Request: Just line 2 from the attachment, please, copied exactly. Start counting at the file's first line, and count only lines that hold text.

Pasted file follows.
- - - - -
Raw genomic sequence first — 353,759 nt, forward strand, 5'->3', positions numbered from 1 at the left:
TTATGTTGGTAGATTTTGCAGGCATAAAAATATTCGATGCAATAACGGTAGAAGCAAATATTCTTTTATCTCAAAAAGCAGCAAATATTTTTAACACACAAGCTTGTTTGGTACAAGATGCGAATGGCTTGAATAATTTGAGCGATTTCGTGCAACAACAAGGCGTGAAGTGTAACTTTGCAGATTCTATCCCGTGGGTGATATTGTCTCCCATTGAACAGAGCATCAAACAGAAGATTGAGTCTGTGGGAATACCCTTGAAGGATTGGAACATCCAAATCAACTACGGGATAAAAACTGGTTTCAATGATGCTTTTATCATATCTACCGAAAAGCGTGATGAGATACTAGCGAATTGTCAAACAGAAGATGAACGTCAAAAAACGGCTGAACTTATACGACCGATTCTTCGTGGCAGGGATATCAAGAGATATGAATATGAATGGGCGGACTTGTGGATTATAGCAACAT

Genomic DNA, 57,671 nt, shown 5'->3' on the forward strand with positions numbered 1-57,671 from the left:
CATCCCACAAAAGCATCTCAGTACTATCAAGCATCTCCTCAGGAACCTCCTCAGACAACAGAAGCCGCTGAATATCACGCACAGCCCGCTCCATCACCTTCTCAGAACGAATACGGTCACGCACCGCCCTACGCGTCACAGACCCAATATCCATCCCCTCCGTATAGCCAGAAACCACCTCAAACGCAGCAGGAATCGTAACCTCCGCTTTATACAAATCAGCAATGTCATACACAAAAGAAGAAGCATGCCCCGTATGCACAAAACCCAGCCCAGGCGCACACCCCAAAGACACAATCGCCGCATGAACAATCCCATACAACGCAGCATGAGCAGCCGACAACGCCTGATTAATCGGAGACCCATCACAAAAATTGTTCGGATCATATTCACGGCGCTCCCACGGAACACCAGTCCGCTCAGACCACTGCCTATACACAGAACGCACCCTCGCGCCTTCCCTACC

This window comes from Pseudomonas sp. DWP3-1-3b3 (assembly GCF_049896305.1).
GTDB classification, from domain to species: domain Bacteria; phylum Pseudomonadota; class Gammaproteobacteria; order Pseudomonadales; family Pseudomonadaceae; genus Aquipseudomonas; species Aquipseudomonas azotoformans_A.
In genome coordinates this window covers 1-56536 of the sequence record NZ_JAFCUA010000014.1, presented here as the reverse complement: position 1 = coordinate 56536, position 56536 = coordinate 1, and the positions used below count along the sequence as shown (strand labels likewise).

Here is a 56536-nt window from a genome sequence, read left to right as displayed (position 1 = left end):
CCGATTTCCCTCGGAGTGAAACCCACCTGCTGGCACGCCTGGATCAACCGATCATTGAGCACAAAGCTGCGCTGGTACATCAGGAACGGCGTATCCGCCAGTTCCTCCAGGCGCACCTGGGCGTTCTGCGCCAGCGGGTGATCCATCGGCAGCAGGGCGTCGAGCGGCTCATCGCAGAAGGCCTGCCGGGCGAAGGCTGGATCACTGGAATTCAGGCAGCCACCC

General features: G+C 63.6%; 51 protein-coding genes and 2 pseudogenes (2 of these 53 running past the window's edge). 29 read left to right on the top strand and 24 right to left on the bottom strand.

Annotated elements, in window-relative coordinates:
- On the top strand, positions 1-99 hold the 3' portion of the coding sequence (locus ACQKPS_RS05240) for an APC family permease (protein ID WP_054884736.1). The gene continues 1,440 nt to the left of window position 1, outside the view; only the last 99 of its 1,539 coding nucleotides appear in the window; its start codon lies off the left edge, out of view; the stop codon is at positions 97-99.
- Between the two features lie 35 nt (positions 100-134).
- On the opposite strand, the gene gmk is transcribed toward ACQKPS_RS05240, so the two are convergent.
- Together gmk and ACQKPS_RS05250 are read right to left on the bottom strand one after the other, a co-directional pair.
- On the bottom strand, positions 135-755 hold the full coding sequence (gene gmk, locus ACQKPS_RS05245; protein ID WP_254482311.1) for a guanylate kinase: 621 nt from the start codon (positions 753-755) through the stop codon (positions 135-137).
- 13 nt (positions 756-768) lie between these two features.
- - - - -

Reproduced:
TTATGTTGGTAGATTTTGCAGGCATAAAAATATTCGATGCAATAACGGTAGAAGCAAATATTCTTTTATCTCAAAAAGCAGCAAATATTTTTAACACACAAGCTTGTTTGGTACAAGATGCGAATGGCTTGAATAATTTGAGCGATTTCGTGCAACAACAAGGCGTGAAGTGTAACTTTGCAGATTCTATCCCGTGGGTGATATTGTCTCCCATTGAACAGAGCATCAAACAGAAGATTGAGTCTGTGGGAATACCCTTGAAGGATTGGAACATCCAAATCAACTACGGGATAAAAACTGGTTTCAATGATGCTTTTATCATATCTACCGAAAAGCGTGATGAGATACTAGCGAATTGTCAAACAGAAGATGAACGTCAAAAAACGGCTGAACTTATACGACCGATTCTTCGTGGCAGGGATATCAAGAGATATGAATATGAATGGGCGGACTTGTGGATTATAGCAACAT